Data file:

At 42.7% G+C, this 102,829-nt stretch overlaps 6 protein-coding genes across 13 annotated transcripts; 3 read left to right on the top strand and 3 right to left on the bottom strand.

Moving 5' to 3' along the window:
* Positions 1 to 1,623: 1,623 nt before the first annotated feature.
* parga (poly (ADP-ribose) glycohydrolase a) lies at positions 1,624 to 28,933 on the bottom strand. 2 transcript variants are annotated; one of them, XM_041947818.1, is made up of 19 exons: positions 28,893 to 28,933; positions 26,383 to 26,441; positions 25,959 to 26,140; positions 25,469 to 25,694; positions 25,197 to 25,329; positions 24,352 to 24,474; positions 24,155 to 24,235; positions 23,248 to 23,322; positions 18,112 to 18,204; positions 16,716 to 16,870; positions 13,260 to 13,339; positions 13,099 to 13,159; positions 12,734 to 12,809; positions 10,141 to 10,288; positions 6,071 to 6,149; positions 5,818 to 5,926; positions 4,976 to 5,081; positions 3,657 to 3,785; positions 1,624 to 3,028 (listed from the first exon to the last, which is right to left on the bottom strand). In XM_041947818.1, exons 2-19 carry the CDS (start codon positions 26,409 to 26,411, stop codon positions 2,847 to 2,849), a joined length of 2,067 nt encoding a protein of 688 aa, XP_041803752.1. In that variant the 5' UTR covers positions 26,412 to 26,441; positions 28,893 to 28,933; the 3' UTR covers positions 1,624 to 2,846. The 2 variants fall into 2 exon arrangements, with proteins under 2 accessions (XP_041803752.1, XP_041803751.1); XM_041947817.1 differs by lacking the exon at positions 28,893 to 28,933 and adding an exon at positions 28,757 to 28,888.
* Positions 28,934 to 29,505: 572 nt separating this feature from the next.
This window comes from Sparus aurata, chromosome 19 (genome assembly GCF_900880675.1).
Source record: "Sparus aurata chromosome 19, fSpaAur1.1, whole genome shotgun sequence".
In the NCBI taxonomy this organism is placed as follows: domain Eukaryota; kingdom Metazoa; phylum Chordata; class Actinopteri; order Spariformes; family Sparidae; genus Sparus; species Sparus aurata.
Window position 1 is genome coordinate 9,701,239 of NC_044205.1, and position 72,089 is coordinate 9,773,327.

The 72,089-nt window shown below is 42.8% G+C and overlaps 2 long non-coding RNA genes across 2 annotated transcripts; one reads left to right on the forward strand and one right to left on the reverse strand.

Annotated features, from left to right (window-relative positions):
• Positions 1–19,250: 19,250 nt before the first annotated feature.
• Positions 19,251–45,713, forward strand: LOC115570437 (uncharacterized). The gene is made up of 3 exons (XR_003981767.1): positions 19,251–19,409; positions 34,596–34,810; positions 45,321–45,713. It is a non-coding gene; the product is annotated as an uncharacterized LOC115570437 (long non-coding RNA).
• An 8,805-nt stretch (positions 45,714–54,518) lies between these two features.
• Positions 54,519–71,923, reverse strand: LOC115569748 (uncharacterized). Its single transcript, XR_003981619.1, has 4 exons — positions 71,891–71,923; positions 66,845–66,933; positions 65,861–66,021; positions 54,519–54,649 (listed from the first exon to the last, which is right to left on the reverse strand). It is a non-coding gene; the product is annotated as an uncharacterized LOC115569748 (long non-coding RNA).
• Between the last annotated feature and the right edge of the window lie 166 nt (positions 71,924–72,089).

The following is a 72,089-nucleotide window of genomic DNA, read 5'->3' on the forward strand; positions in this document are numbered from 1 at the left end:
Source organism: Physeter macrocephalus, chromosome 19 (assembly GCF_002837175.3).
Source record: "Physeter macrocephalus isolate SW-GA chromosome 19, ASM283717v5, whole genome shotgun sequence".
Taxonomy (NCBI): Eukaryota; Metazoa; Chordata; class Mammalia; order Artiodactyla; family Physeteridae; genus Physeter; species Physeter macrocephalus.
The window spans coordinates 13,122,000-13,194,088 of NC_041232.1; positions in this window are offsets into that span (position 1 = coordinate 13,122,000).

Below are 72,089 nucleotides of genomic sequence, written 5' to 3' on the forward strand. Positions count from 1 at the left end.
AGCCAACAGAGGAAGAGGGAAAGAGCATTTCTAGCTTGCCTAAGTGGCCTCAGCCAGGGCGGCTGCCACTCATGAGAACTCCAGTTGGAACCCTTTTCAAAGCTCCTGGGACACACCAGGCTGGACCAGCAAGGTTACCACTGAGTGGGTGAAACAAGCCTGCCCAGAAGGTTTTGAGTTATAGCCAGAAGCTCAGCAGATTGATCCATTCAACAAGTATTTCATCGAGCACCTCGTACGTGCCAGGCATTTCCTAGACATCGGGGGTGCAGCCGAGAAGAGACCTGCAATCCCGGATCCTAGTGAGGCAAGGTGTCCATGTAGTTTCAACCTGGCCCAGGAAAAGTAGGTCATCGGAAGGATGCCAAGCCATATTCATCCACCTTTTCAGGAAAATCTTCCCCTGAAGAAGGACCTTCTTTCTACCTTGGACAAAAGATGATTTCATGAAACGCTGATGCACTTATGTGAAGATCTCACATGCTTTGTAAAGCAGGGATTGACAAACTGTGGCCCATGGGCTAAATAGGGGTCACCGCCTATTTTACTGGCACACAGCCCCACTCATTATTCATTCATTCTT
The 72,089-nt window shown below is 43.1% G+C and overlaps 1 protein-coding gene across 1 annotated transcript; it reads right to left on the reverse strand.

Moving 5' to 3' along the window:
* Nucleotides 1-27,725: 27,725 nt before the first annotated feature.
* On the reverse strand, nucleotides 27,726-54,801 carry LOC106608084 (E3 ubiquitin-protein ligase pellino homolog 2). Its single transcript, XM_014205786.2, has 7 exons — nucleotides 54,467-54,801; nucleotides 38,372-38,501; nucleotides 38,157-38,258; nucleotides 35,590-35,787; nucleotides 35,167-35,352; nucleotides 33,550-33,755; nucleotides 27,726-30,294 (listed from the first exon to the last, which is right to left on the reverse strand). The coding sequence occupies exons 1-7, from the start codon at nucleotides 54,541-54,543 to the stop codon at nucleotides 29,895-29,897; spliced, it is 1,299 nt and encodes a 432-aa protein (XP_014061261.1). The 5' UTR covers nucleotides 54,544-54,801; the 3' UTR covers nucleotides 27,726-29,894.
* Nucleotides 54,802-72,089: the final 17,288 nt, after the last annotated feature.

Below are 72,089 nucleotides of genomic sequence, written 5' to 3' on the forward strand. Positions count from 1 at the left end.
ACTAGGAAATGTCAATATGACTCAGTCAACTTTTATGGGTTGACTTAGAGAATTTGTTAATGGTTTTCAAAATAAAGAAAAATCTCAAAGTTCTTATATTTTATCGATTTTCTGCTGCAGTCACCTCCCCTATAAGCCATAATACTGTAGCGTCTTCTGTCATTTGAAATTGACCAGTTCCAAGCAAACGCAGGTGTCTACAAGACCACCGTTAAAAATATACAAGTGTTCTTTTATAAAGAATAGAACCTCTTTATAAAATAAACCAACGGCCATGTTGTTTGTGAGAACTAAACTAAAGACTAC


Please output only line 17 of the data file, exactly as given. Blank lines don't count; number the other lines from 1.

The following is a 72,089-nucleotide window of genomic DNA, read 5'->3' on the forward strand; positions in this document are numbered from 1 at the left end: